The physical controls on the set are located on the right side of the casing.
The remote control of the is identical in every way, shape and form to other entry-level and mid-range 2011 Panasonic TVs, which isn't a bad idea. If it ain't broke, don't fix it, right? Still, the remote is a little clunky, but light enough to be handled easily enough. You may find that the key travel (how far down you have to press the buttons) slows down operation of the set a bit, but it's nothing that should cause a huge problem.
The comes packaged with a remote, stand, batteries, iPod dock and assorted documentation.
The has a disappointingly high black level of 0.32 cd/m2, which is quite far from what we'd call "good" (which we put at about 0.10 cd/m2). It's not the worst we've seen, but there are much better screens out there in this regard. More on how we test black level.
The had no troubles with producing a bright screen, however, as it recorded a peak brightness of 433.54 cd/m2 in our testing. Usually you only need 200 cd/m2 or more to view content in a well-lit room, but anything more than that is just gravy. More on how we test peak brightness.
Despite the high peak brightness, the 's contrast ratio is okay; not thrilling, but okay. As you can see from the chart below, the has a wider contrast ratio than the other LCD screens we used to compare to it, but it still can't touch TVs with a low black level. More on how we test contrast.
The doesn't have much to report in the way of tunnel contrast issues. No matter how much or how little black area there is on the screen, the maintains a relatively even brightness. More on how we test tunnel contrast.
Similarly, the doesn't have any significant issues to report in terms of white falloff either: no matter how much or how little screen ares is occupied by bright whites, the maintains an almost uniform screen brightness. More on how we test white falloff.
The doesn't have many blemishes in its small screen, and no major splotches or flares around the corners on either an all-black or all-white screen. More on how we test white falloff.
When we test greyscale gamma, we look at two aspects of our charts before scoring a TV’s performance: the smoothness and slope of the line. The smoothness of the line tells us whether or not there were certain values of signal intensity that the TV simply couldn’t produce, or if they were produced incorrectly. Ideally, the slope of the line should lie somewhere between 2.1 and 2.2, but depending on a TV’s performance, this may vary. If it does, that means it doesn’t quite produce the ideal values along the greyscale, which can result in lost detail, especially in shadows.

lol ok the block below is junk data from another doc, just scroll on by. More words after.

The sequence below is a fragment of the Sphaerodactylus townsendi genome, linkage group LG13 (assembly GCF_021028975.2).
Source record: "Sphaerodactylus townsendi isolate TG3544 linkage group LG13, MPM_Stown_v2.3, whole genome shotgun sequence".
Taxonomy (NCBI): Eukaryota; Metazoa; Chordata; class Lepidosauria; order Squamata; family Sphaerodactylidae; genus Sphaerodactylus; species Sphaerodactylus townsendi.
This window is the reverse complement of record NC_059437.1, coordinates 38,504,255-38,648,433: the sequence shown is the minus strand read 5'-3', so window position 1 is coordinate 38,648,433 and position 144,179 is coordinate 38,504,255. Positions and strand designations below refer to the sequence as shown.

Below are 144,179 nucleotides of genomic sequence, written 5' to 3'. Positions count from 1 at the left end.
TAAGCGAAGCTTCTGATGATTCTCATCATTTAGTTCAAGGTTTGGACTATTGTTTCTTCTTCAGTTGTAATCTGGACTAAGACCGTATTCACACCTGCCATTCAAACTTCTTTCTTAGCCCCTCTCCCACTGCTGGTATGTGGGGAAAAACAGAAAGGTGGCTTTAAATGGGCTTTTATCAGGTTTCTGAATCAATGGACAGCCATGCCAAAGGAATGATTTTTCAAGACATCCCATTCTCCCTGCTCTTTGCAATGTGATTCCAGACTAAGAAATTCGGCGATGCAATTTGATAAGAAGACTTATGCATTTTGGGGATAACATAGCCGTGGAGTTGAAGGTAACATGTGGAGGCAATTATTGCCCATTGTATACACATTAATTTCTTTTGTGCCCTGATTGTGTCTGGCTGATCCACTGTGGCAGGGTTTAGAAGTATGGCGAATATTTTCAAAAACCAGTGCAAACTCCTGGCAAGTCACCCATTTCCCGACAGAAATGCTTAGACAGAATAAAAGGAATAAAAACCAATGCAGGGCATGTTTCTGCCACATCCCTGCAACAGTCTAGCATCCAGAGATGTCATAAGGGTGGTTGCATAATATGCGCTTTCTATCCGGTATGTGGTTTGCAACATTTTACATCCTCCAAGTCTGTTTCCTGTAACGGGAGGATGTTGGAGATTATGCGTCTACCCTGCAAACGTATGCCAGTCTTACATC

The 's gamma response was fairly average, despite its very smooth line. While it did manage to display an even transition along the entire range of signal intensity, the slope of its response line was 2.61, which is a bit steeper than we would like to see. Still, there are no major issues here, it's just that the isn't perfect. More on how we test greyscale gamma.
Not many issues here to report: the manages to keep a color temperature error that is within the limits of human perceptibility, and only has a weird cooling problem towards the very end of the range of signal intensity. Chances are good that you won't notice this at all unless you are really looking for it, and at that, you'll probably only notice a slight bluish tint when the screen is mostly black. More on how we test color temperature.
The RGB curves for the would be great if they didn't peak early. During our calibration we had difficulty getting the perfect picture, as the settings we went back and forth between either made the picture acceptable but bright, or without the color peaking but undersaturated.
Still, the curves themselves were actually pretty good for the , as they were nice and smooth all the way to where they peaked early. More on how we test RGB curves.
Below are linear representations of each RGB curve as compared to the ideal response and that of the three other comparison models.
The struggled a little bit with handling motion, as it wasn't all that good at minimizing picture artifacting. In addition to this shortcoming, pictures that moved at a steady clip would lose a bunch of detail, as well as show a slight skew indicative of some refresh rate issues.